Nuggets From the Book:

  • “Our species has in many ways survived because we learned how to physically augment our resources.” We learned how to overcome our tendency to forget by providing ourselves with informational sources, including such things as reference materials, job aids, and performance support.
  • We in the workplace learning-and-performance field used to have a responsibility to help people execute their job tasks better. Now we also have a responsibility to help them be innovative.
  • We, as workplace learning-and-performance professionals, need to work backwards. “We need to identify the performance we desire and then decide how to distribute information among the individual, network, and resources—digital and real.”
  • “As much as possible, we should resist trying to change the individual, as this is difficult…Our focus must be on how we want people to perform, and we must figure out what can be ‘in the world’… and then what has to be ‘in the head.’”
  • “The principle here is to recognize that, when we want people to perform in a resourced environment, we should develop the formal learning to incorporate the performance resources in the [learning] experience. If we can avoid formal learning, we can and should, be when we can’t, we should develop the resources before we develop the training.”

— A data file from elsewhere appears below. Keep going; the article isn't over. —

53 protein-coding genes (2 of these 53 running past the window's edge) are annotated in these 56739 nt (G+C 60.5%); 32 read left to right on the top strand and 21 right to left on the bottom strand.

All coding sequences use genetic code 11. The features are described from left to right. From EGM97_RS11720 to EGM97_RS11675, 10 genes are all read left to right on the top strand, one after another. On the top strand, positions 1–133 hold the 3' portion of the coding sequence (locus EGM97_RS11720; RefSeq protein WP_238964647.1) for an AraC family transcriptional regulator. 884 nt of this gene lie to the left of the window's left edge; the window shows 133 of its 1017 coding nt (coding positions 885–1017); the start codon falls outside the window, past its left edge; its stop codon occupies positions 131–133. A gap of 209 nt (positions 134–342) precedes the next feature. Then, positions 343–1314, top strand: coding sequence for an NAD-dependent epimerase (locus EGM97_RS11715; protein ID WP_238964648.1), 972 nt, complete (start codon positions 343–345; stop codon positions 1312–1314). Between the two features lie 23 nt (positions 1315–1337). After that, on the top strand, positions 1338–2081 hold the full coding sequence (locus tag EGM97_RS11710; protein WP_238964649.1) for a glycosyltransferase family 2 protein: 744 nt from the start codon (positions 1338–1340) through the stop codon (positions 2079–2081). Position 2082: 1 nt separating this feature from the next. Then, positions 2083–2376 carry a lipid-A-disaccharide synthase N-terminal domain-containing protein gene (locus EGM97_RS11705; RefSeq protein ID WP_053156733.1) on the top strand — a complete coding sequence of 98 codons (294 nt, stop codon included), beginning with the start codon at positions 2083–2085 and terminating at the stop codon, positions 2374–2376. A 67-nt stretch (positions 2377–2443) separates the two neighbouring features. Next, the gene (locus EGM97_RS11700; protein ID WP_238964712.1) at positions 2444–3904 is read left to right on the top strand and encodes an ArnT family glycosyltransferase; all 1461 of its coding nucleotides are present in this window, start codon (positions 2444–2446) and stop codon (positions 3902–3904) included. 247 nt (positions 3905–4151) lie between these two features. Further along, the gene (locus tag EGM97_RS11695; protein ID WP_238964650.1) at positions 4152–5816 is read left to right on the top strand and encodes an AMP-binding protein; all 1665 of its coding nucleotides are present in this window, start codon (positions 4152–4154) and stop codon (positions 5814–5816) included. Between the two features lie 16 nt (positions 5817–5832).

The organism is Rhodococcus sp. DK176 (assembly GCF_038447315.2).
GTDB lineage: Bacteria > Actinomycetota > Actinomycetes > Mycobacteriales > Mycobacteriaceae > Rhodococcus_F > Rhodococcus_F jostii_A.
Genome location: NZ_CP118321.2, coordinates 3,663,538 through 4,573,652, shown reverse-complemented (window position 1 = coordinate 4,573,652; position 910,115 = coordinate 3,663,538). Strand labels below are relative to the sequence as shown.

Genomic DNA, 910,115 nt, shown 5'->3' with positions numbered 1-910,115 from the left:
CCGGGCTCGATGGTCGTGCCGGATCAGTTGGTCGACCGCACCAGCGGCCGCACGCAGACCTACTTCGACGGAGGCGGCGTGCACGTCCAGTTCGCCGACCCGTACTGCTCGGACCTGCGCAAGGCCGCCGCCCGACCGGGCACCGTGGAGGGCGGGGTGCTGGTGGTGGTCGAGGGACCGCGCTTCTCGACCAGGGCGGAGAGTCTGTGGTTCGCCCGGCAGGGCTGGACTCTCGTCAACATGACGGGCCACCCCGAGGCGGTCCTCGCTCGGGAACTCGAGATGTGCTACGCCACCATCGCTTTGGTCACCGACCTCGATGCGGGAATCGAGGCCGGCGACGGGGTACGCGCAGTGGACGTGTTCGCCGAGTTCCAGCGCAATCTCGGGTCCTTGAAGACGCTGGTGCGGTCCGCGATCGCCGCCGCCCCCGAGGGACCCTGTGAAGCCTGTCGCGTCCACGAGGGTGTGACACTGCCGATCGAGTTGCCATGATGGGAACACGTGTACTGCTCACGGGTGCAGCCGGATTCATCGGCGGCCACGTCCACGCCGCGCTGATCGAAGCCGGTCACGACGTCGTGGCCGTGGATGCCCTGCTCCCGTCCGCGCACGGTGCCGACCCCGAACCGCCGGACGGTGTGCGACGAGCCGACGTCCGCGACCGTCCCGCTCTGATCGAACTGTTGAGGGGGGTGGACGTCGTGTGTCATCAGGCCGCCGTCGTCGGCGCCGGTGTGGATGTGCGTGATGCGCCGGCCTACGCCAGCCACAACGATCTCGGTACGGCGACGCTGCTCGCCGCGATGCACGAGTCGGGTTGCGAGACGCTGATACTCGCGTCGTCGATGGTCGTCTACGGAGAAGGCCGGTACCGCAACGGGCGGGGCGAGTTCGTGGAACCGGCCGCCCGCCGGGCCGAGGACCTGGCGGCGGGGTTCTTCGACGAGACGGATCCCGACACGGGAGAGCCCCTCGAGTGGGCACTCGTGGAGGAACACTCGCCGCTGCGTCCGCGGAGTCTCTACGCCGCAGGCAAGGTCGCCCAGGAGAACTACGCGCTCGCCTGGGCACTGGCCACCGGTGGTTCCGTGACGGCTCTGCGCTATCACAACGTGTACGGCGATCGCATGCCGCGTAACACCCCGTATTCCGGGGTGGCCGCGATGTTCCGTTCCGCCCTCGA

• “The very first thing to do is to stop doing what we are doing. That, arguably, is impossible, yet there needs to be fundamental change. We have to stop being order-takers and start being performance consultants and improvement facilitators.”
  • On-the-job learning requires an environment where people feel safe to contribute and make mistakes, diversity is valued, people and groups are open to new ideas, and time is made for reflection. We, as learning professionals, can help enable these tendencies.
  • “A performance support focus is a better starting point for organizations than courses!”
  • “A real revolution in social tools has taken place…these capabilities need to be leveraged for learning as well.”